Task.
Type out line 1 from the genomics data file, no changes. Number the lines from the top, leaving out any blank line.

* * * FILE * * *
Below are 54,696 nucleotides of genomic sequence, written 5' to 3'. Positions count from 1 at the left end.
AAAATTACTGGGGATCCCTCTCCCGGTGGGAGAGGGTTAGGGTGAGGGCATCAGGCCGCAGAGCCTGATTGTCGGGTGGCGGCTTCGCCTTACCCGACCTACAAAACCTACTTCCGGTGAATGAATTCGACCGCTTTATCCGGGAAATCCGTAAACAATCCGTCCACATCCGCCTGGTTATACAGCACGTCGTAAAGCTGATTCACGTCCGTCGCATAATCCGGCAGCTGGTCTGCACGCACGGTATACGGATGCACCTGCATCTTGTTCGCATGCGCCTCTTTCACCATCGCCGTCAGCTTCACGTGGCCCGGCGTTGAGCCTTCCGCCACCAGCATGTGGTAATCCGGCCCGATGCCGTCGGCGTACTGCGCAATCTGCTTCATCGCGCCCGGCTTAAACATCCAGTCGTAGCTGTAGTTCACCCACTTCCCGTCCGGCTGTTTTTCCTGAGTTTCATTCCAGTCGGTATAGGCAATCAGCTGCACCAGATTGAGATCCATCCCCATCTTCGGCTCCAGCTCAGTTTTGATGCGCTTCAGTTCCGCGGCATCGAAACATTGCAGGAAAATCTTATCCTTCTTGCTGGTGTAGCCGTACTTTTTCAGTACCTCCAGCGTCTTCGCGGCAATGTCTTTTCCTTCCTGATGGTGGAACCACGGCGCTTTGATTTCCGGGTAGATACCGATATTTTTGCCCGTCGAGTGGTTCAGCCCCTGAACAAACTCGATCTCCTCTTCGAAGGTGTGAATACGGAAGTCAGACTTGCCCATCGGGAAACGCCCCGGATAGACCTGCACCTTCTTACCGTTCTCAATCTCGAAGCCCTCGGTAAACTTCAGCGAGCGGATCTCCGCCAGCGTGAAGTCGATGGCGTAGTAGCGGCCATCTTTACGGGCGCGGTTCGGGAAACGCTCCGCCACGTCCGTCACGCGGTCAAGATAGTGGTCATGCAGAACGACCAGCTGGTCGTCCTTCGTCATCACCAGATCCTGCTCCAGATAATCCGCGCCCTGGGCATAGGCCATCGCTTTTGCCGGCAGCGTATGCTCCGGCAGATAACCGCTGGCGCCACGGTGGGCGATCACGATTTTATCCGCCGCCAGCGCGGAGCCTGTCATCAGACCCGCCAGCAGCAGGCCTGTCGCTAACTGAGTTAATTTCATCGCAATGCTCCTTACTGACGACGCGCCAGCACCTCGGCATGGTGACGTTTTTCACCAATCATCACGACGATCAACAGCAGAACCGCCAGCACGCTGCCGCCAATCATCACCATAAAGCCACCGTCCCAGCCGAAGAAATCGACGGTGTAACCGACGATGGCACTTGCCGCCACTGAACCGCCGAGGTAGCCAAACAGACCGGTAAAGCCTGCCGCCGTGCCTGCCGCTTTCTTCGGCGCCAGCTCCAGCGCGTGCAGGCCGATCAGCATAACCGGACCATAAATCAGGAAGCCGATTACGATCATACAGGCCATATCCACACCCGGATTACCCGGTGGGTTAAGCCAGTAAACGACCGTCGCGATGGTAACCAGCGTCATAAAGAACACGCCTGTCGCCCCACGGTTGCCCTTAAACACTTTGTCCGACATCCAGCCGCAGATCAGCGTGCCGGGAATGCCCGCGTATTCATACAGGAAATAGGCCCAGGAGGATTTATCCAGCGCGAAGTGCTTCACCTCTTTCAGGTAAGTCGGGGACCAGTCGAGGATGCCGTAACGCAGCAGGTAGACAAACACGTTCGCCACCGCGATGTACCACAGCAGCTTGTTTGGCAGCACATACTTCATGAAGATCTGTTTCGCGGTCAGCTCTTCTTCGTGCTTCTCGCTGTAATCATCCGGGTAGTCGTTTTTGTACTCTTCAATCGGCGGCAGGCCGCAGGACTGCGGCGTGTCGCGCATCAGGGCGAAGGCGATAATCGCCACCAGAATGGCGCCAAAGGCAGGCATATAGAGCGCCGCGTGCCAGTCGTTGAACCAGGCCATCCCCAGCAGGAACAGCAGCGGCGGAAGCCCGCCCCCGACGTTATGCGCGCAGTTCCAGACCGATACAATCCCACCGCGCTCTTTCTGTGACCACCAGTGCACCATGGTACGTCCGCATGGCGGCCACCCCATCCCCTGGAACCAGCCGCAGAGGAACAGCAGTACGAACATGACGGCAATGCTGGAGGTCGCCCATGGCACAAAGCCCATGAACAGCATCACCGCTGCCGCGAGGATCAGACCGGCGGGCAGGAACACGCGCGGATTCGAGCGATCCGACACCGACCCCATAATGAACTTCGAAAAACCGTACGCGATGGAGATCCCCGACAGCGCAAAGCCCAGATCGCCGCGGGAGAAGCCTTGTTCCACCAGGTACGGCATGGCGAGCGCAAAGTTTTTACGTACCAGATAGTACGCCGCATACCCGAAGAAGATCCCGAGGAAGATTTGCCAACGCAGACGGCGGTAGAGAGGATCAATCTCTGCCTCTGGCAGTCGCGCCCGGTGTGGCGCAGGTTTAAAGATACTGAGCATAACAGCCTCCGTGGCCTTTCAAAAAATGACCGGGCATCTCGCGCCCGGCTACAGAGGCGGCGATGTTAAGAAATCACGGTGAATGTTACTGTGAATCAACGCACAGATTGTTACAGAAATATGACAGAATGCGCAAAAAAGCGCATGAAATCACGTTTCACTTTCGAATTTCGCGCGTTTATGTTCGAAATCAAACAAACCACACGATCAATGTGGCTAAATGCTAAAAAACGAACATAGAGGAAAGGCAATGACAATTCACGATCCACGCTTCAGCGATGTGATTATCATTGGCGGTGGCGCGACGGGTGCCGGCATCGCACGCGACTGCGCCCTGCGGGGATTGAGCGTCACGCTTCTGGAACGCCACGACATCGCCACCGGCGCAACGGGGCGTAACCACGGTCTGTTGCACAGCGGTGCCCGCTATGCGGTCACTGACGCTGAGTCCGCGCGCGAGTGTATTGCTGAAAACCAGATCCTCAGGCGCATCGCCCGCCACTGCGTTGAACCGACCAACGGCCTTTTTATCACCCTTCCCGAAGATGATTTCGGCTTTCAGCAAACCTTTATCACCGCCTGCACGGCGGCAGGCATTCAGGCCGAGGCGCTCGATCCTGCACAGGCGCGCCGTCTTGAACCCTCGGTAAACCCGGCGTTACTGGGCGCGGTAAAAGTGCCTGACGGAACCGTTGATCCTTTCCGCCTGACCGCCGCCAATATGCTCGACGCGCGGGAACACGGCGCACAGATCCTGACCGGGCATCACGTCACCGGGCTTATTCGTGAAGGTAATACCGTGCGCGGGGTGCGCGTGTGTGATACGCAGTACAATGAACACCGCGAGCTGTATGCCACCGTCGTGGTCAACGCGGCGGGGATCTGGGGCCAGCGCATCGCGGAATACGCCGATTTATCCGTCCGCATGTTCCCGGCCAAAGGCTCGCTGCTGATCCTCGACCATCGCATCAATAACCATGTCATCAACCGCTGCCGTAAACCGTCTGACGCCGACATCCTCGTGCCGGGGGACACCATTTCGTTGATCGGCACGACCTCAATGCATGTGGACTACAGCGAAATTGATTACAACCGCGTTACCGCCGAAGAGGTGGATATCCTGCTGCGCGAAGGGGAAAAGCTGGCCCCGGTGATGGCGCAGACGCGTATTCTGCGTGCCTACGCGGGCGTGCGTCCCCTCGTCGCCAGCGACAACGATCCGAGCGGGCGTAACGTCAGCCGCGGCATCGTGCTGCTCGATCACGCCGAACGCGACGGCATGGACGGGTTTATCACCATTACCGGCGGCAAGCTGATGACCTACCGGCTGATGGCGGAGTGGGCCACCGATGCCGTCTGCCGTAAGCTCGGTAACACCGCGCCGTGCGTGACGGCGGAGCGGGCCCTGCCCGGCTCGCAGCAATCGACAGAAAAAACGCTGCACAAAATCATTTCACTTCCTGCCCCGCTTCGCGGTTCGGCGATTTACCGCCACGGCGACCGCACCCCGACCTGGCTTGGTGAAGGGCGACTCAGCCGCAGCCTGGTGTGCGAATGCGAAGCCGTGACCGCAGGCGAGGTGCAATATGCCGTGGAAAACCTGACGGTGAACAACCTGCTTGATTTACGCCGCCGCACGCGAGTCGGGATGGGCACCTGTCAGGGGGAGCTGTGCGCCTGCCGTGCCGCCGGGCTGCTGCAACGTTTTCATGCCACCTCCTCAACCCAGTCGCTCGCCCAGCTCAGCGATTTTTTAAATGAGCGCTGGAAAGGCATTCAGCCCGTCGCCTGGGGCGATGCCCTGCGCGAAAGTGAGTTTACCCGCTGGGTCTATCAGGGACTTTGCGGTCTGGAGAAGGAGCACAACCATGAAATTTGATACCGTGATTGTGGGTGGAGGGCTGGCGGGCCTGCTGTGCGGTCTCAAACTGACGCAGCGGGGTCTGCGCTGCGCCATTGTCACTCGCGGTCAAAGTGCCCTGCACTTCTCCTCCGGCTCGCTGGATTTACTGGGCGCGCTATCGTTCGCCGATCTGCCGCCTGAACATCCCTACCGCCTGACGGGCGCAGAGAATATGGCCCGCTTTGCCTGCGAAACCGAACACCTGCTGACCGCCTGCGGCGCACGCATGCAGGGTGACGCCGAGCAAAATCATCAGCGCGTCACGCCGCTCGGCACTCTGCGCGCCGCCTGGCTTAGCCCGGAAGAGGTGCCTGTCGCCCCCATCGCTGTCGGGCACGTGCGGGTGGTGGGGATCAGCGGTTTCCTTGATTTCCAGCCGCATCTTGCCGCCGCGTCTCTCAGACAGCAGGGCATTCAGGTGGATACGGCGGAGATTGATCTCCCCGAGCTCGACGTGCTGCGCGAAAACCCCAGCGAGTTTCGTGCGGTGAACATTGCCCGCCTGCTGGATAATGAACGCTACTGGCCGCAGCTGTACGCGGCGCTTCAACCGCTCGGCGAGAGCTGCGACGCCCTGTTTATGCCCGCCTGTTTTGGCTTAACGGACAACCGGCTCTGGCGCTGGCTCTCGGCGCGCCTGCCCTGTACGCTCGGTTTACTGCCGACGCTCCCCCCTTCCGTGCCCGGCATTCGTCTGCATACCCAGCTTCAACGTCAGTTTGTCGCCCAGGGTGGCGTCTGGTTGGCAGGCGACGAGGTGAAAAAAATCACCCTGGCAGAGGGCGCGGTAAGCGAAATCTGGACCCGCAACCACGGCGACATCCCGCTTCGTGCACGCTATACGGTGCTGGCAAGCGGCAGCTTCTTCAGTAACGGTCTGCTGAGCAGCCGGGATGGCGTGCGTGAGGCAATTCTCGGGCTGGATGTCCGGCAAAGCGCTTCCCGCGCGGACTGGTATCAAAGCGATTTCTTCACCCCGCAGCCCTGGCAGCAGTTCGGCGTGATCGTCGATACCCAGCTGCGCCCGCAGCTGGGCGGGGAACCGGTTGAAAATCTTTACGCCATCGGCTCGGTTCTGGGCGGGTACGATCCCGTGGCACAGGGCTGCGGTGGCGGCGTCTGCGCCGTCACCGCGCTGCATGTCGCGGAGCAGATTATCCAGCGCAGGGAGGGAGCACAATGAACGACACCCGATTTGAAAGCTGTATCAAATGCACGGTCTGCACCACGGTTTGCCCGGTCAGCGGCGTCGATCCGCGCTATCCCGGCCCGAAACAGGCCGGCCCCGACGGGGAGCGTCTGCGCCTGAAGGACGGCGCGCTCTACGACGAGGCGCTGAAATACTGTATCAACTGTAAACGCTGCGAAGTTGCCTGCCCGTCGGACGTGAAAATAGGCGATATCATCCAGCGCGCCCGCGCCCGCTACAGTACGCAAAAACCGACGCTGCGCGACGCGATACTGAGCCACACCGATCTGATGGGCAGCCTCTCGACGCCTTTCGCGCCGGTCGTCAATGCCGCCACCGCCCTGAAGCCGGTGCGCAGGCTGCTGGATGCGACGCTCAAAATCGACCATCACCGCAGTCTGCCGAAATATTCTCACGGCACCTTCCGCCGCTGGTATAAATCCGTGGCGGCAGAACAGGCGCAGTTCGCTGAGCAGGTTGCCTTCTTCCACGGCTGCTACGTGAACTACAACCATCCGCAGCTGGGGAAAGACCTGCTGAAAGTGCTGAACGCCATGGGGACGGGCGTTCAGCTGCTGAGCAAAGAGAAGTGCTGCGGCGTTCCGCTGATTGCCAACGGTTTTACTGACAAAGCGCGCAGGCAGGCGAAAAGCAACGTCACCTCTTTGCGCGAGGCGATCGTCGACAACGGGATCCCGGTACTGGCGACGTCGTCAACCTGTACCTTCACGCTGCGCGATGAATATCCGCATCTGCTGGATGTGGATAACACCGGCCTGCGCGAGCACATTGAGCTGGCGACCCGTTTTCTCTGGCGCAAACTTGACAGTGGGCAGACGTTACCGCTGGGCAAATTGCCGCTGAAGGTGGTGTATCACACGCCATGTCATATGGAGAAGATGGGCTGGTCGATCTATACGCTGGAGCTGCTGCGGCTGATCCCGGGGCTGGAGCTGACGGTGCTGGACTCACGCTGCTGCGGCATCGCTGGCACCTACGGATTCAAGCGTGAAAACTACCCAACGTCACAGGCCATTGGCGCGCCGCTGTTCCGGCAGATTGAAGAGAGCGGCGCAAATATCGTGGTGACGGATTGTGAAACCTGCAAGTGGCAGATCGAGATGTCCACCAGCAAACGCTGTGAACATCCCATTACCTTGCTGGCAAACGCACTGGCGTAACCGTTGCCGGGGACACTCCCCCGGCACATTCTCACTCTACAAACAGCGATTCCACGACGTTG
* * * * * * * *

Below are 54,696 nucleotides of genomic sequence, written 5' to 3'. Positions count from 1 at the left end.